The heavy grubs of Geotrupes, their c b FIG.
Their food was the meat they killed in the chase, or seeds and roots, grubs or reptiles.
Stridulating organs among beetle-larvae have been noted, especially in the wood-feeding grub of the stag-beetles (Lucanidae) and their allies the Passalidae, and in the dung-eating grubs of the dor-beetles (Geotrupes), which belong to the chafer family (Scarabaeidae).
Beetles and larvae are frequently carnivorous in habit, hunting for small insects under stones, or pursuing the soft-skinned grubs of beetles and flies that bore in woody stems or succulent roots.
The larvae of Elateridae are elongate, worm-like grubs, with narrow bodies, very firm cuticle, short legs, and a distinct anal proleg.
Gall-fly grubs are provided with vegetable food through the eggs being laid by the mother insect within plant tissues.
The ichneumon pierces the body of a caterpillar and lays her eggs where the grubs will find abundant animal food.
The larvae are white, fleshy, apodal grubs, with a series of tubercles along each side of the body; the head is round, and bears strong jaws, and sometimes rudimentary ocelli.
The vegetable-feeders attack leaves, herbaceous or woody stems and roots; frequently different parts of a plant are attacked in the two active stages of the life-history; the cockchafers, for example, eating leaves, and their grubs gnawing roots.
It has been suggested that the power of stridulation would be advantageous to wood-boring grubs, the sound warning each of the position of its neighbour, so that adjacent burrowers may not get in each other's way.
The eggs deposited by the beetle in the ground develop into yellowish-brown wire-like grubs with six legs on the first three segments and a ventral prominence on the anal segment.
The Sapygidae are parasitic on bees, while the Scoliidae are large, robust and hairy insects, many of which prey upon the grubs of chafers.
Thus he showed that the weevils of granaries, in his time commonly supposed to be bred from wheat, as well as in it, are grubs hatched from eggs deposited by winged insects.
As is the case with other water-bugs, this insect is predaceous and feeds upon aquatic grubs or worms. The body is richly supplied with long hairs, which serve to entangle bubbles of air for purposes of respiration.
In a fresh state it is poisonous and fatal to vegetation, and is often used for this reason to dress land infested with wireworms, grubs, club-root fungus, &c.
These Psithyri have no pollen-carrying structures on the legs and their grubs are dependent for their ' food - supply on the labours of the Bombi, though, according to E.
All young grubs are at first fed with a specially nutritious food, discharged from the worker's stomach, to which is added a digestive secretion derived from special salivary glands in the worker's head.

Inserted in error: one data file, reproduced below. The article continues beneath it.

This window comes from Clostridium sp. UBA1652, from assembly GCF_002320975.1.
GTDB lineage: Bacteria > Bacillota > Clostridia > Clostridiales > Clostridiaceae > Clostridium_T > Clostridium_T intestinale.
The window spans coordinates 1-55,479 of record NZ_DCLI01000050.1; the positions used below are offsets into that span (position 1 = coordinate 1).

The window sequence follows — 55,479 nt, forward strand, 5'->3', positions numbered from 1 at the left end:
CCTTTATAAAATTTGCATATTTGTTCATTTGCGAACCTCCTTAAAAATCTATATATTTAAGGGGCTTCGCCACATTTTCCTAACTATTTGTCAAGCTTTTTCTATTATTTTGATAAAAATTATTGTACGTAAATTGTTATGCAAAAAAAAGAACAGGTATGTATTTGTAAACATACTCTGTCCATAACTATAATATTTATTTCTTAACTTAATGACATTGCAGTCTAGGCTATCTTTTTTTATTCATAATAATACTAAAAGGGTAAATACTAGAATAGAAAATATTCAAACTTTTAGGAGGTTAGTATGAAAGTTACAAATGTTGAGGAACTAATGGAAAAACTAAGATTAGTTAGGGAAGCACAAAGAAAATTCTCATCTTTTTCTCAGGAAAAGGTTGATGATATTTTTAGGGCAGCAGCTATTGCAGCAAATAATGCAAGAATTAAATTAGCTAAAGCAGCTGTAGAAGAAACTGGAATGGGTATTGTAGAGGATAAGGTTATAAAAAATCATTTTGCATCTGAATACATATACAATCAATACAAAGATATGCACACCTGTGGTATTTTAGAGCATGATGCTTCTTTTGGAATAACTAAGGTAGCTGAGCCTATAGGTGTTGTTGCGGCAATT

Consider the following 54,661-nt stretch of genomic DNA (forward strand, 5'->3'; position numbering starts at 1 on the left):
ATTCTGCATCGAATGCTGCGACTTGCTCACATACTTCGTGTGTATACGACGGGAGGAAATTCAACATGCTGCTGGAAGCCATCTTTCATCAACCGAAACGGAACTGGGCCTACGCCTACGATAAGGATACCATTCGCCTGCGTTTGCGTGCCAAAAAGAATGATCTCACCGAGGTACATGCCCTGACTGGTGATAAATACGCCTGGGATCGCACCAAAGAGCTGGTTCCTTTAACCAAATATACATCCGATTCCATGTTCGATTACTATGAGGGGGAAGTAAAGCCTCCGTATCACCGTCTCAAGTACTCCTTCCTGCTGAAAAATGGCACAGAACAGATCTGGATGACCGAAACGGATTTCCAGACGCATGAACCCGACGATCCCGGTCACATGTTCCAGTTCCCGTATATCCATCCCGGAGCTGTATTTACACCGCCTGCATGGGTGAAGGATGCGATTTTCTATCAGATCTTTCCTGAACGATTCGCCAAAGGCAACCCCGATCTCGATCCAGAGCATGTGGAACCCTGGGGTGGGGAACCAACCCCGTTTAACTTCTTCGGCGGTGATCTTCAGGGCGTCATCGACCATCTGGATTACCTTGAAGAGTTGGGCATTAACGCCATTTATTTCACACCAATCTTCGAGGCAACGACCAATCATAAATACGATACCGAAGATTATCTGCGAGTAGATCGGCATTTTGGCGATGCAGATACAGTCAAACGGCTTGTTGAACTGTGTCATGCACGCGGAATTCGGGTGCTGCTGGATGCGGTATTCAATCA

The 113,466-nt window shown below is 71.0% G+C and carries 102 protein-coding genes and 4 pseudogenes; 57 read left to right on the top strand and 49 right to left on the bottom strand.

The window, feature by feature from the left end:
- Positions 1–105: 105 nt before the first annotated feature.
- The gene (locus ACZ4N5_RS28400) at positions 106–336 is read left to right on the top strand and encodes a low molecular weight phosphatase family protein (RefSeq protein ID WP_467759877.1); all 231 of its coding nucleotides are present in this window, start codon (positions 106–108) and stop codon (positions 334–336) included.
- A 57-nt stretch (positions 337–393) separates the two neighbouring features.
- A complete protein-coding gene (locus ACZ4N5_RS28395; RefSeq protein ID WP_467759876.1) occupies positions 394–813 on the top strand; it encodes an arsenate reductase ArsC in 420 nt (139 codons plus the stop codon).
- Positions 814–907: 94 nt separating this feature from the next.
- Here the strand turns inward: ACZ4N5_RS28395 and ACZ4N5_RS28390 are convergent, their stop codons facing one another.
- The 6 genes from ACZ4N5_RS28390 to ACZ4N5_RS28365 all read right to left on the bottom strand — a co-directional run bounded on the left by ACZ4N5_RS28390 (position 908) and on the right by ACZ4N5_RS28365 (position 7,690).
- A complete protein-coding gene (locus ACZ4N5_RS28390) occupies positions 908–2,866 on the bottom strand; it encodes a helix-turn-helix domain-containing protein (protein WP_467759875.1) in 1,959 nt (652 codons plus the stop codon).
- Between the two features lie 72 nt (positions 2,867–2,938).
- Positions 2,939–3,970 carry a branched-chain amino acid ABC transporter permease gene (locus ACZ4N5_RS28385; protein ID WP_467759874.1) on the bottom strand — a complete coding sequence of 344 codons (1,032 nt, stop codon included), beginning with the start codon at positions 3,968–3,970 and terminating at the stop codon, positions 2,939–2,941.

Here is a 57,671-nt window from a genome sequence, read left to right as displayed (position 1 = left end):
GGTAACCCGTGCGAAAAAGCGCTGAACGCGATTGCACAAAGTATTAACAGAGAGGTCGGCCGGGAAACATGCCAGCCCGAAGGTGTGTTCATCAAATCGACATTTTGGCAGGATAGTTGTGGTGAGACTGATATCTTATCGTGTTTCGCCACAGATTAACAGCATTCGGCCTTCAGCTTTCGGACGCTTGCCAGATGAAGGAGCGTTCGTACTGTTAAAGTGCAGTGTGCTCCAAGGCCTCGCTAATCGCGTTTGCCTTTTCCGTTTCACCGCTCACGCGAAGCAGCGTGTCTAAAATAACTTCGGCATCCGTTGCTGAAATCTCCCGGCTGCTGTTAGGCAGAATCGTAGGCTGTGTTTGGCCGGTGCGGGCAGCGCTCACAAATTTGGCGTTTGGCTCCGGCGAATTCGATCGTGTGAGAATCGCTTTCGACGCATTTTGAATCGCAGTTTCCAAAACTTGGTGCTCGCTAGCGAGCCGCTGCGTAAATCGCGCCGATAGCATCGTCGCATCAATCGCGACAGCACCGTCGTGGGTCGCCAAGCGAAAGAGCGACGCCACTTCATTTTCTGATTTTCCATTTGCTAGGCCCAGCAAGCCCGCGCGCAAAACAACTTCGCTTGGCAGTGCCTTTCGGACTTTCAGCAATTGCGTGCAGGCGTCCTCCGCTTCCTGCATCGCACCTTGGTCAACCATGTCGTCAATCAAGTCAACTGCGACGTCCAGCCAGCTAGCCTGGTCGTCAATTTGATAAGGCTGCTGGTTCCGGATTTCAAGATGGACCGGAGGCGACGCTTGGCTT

It shows a portion of honeycomb (natural size) not precisely as it appears when the frame containing it is lifted out of the hive, but as would be seen on two or more combs in the same hive, namely, the various cells built for - and occupied by - queens, drones and workers; also the larvae or grubs in the various stages of transformation FIG.
Metamorphosis in Diptera is complete; the larvae are utterly different from the perfect insects in appearance, and, although varying greatly in outward form, are usually footless grubs; those of the Muscidae are generally known as maggots.
(Cattle food.) The adult weevils puncture the young flower-buds and deposit eggs; and as the grubs from the eggs develop, the bud drops.
The feeding habits of the adult may agree with that of the larva, or differ, as in the case of wasps which feed their grubs on flies, but eat principally vegetable food themselves.
Toucans in confinement feed mainly on fruit, but little seems amiss to them, and they swallow grubs, reptiles and small birds with avidity.
The Nitidulidae are a large family with 1600 species, among which members of the genus Meligethes are often found in numbers feeding on blossoms, while others live under the bark of trees and prey on the grubs of boring beetles.
The grubs, when hatched, start galleries nearly at right angles to this, and when fully grown form oval cells in which they pupate; from these the young beetles emerge by making circular holes directly outward through the bark.
The series of paired spiracles on most of the trunk-segments is well displayed, as a rule, in terrestrial larvae - caterpillars and the grubs of most beetles, for example.
These do not drop, but as the grubs develop the cotton is ruined and the bolls usually become discoloured and crack, their contents being rendered useless.